From Lord Stirling
Eagle, August 29th 1776.
My dear General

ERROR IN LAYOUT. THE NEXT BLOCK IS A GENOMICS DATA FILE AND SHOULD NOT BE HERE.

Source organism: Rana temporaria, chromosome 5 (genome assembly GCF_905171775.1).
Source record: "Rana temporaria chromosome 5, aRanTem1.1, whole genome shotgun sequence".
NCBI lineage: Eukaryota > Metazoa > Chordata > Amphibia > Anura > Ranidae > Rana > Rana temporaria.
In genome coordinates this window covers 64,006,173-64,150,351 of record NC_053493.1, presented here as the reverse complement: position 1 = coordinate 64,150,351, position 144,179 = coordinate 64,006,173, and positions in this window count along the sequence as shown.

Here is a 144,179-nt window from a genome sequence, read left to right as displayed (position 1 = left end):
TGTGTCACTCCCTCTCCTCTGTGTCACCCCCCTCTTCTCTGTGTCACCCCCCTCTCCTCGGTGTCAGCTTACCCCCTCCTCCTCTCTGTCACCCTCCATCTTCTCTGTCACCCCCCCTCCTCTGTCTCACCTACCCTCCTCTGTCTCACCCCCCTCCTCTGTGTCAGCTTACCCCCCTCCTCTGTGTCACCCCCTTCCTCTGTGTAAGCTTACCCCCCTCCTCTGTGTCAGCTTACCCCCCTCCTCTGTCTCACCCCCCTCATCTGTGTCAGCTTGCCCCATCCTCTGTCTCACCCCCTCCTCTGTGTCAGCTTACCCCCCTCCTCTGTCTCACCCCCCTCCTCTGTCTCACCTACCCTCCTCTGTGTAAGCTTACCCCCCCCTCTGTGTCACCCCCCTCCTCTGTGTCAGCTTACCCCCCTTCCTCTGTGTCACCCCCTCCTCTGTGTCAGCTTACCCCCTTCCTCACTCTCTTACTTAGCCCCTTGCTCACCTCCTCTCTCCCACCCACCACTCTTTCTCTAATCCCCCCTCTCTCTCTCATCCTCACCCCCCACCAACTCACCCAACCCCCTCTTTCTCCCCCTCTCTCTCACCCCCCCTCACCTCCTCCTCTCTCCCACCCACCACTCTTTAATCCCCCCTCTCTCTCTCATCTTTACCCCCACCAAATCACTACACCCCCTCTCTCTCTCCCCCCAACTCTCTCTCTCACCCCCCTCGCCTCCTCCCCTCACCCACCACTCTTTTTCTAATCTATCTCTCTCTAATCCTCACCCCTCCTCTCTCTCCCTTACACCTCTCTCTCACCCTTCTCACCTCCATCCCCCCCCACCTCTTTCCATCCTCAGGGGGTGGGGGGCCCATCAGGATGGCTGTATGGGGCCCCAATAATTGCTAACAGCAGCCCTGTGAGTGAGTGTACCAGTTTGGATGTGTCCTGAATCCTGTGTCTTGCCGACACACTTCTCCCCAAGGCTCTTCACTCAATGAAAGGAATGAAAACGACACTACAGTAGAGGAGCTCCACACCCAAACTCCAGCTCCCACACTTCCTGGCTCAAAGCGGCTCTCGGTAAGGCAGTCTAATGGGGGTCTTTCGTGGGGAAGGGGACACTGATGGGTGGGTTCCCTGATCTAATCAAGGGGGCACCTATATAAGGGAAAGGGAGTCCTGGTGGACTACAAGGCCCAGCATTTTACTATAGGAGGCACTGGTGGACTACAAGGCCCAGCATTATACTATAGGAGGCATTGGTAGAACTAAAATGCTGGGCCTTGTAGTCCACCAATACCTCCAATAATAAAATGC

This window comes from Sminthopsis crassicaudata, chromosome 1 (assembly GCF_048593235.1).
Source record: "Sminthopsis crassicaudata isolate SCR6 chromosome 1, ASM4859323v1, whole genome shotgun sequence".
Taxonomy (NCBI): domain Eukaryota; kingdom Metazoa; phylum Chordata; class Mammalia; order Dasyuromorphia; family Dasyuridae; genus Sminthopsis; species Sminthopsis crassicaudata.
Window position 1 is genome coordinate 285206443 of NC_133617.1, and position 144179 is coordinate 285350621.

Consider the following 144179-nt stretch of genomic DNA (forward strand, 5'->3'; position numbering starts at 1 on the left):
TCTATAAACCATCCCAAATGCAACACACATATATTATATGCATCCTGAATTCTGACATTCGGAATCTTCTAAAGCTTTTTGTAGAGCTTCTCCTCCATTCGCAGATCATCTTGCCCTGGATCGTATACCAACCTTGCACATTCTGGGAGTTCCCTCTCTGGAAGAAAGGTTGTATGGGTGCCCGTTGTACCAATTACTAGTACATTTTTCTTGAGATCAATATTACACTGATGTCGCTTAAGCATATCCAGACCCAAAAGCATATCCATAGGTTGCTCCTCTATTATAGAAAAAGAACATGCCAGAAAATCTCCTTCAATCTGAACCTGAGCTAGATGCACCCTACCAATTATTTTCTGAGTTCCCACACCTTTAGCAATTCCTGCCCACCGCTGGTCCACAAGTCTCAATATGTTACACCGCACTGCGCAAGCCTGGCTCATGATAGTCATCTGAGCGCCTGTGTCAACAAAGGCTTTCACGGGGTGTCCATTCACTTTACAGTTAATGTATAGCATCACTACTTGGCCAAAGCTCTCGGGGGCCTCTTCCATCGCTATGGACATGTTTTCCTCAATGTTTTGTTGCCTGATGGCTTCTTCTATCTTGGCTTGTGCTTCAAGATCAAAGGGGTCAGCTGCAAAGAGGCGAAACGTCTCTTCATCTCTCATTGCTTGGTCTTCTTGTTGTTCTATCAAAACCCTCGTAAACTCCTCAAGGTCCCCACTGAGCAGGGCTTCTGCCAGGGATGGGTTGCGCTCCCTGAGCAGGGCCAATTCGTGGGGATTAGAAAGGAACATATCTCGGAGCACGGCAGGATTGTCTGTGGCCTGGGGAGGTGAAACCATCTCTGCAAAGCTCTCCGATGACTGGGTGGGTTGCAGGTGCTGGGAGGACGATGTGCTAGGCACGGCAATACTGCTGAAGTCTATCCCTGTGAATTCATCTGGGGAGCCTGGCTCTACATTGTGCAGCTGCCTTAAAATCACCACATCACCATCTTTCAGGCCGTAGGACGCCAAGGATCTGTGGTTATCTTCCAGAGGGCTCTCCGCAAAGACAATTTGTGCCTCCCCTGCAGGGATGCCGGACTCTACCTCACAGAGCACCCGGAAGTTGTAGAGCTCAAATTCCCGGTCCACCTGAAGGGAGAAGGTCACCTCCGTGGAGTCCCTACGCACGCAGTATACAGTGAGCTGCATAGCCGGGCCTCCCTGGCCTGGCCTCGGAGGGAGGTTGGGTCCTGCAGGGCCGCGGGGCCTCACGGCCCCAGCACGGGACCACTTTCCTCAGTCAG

I have now an Oppertunity of informing you of what has happened to me Since I had last the pleasure of Seeing you; about 3 oClock in the morning of 27th I was Called up and Informed by General Putnam that the Enemy were advanceing by the Road from flat Bush to the Red Lyon,1 and ordered me to March with the two Regiments nearest at hand to Meet them; these happend to be Haslets & Smallwoods, with which I accordingly Marched, and was on the Road to the Narrows Just as the day light began to appear, we proceeded to within about half a Mile of the Red Lyon and there met Col: Atlee with his Regiment who Informed me, that the Enemy were in Sight, indeed I then Saw their front between us and the Red Lyon, I desired Colonel Atlee to place his Regiment on the left of the Road and to wait their Comeing up, while I went to form the two Regiments I had brought with me, along a Ridge from the Road up to a peice of wood on the Top of the Hill, this was done Instantly on very Advantageous ground. Our Opponents advanced and were fired upon in the Road by Atlee’s, who after two or three Rounds retreated to the wood on my left and there formed,2 by this time Kichline’s Rifle Men arrived, part of them I placed along a hedge under the front of the Hill, and the rest in the front of the wood.3 The troops opposed to me were two Brigades of four Regiments Each under the Command of General Grant; who advanced their light Troops to within 150 yards of our Right front, and took possession of an Orchard there & some hedges which extended towards our left;4 this brought on an Exchange of fire between those troops and Our Rifle Men which Continued for about two hours and the[n] Ceased by those light troops retireing to their Main Body. In the Meantime Capt. Carpenter brought up two feild peices which were placed on the side of the Hill, so as to Command the Road and the Only Approach for some hundred Yards; on the part of General Grant there were two feild peices one Howitz advanced to within three Hundred yards of the front of our Right and alike detachment of Artillery to the front of our left on a riseing Ground, at About 600 yards distance, one of their Brigades, formed in two lines opposite to our Right and the other Extended in one line to top of the Hills in the front of our left, in this possition we stood Cannonadeing each other ’till Near Eleven oClock, when I found that General Howe with the Main Body [of] the Army was between me and Our Lines, and saw that [the] only Chance of Escapeing being all made prisoners,5 was to pass the Creek near the Yellow Mills, and in order to render this the more practicable I found it Absolutely Necessary to Attack a Body of Troops Commanded by Lord Cornwallis posted at the House near the Upper Mills; this I Instantly did, with about half of smallwoods first ordering all the other troops to make the best of their way thro’ the Creek,6 we Continued the Attack a Considerable time the Men haveing been rallied and the Attack renewed five or Six Several times, and were on the point of driveing Lord Cornwallis from his Station, but large [Succours]7 arriveing rendered it impossible to do more than to provide for Safety, I endeavoured to get in between that House and fort Box,8 but on Attempting it I found a Considerable body of Troops in my Front, and Several in pursuit of me on the Right & left & a Constant fireing on me, I immediately Turned the point of a Hill which Covered me from their fire, and I was soon out of the Reach of my pursuers; I soon found that it would be in Vain to Attempt to make my Escape, and therefore went to Surrender my self to General De Heister Commander in Cheif of the Hessians.9